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Northern Cardinal



The brilliant red male Northern Cardinal is a splash of color in winter’s drab landscape. He flies from feeder to ground, to birdbath, and back to the feeder while calling a familiar, “chit, chit, chit.” Of all the non-migrating songbirds, the male cardinal stands out the most, with a stark contrast against a snowy background. In addition to his bright red color, the cardinal sports a crested head with a black chin and neck. Even the brown female glows with her red accents and sharp crest. And because they’re year-round residents, their bright red color symbolizes the beauty and warmth of the holiday season.

Female Northern CardinalBehavior

Being social birds, cardinals travel and feed in flocks of a dozen or more in the winter. They forage for mainly seeds and fruit but supplement with insects. In sharp contrast, cardinals will be in pairs during mating and nesting season. The female will sit on her nest and answer her mate’s call. She is, after all, one of the few female American songbirds that sings. She shares her mate’s calls and adds some that are often longer and somewhat complex.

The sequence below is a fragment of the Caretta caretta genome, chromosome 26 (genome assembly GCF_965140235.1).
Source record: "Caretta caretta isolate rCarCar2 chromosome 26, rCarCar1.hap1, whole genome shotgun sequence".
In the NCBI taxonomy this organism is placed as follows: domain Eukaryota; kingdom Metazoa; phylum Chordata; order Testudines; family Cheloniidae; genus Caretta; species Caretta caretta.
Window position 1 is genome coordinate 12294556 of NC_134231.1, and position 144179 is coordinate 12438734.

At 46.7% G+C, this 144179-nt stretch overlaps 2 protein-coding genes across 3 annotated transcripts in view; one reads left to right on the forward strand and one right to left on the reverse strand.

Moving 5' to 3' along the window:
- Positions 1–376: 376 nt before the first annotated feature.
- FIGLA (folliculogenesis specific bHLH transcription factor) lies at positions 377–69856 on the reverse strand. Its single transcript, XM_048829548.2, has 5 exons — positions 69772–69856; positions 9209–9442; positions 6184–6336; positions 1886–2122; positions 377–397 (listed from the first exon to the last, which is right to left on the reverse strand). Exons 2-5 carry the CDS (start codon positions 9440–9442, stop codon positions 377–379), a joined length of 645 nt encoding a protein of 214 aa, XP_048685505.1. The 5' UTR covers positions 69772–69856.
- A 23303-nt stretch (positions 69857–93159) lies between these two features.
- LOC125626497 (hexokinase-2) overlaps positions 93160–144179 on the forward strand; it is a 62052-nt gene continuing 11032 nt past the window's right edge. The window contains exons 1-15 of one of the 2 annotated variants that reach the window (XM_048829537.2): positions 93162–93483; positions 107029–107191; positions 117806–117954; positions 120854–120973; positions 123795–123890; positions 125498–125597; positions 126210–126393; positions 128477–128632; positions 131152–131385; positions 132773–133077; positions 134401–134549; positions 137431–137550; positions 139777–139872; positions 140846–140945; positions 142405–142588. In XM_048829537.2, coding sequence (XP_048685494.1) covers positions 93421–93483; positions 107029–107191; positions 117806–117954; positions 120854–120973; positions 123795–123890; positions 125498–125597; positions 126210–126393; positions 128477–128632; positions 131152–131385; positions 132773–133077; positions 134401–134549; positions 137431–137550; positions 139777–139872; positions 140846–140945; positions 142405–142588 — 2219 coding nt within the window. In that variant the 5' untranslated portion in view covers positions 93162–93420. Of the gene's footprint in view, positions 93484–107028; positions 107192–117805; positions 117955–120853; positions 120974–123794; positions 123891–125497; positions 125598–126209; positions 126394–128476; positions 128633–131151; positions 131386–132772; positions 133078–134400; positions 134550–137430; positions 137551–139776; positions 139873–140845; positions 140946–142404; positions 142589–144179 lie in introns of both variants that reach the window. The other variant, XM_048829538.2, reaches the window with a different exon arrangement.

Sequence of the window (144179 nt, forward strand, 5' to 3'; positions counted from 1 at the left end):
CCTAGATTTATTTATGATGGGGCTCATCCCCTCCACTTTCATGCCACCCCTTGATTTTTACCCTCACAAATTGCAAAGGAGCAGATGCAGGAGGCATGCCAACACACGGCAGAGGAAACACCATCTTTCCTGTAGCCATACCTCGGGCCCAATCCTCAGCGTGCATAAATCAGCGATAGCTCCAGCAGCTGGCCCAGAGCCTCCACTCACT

Cardinals tend to be a little skittish, but with patience and the right approach you can soon make them regular visitors to your backyard feeders. They’re ground feeders by nature so start by putting some safflower or sunflower seed on the ground beneath your platform feeder. Be sure to offer water, especially during the winter. Further entice them by providing dense foliage, such as shrubs, pine trees or similar landscape ornamentals. The foliage offers nesting possibilities as well as protection from predators. With the expansion of backyards and the growing interest in watching and feeding birds throughout the years, the Northern Cardinal has thrived in the urban environment. So, invite the beauty of winter into your backyard and enjoy the beautiful cardinal just outside your window.

Article contributed by customer Carolyn Marshall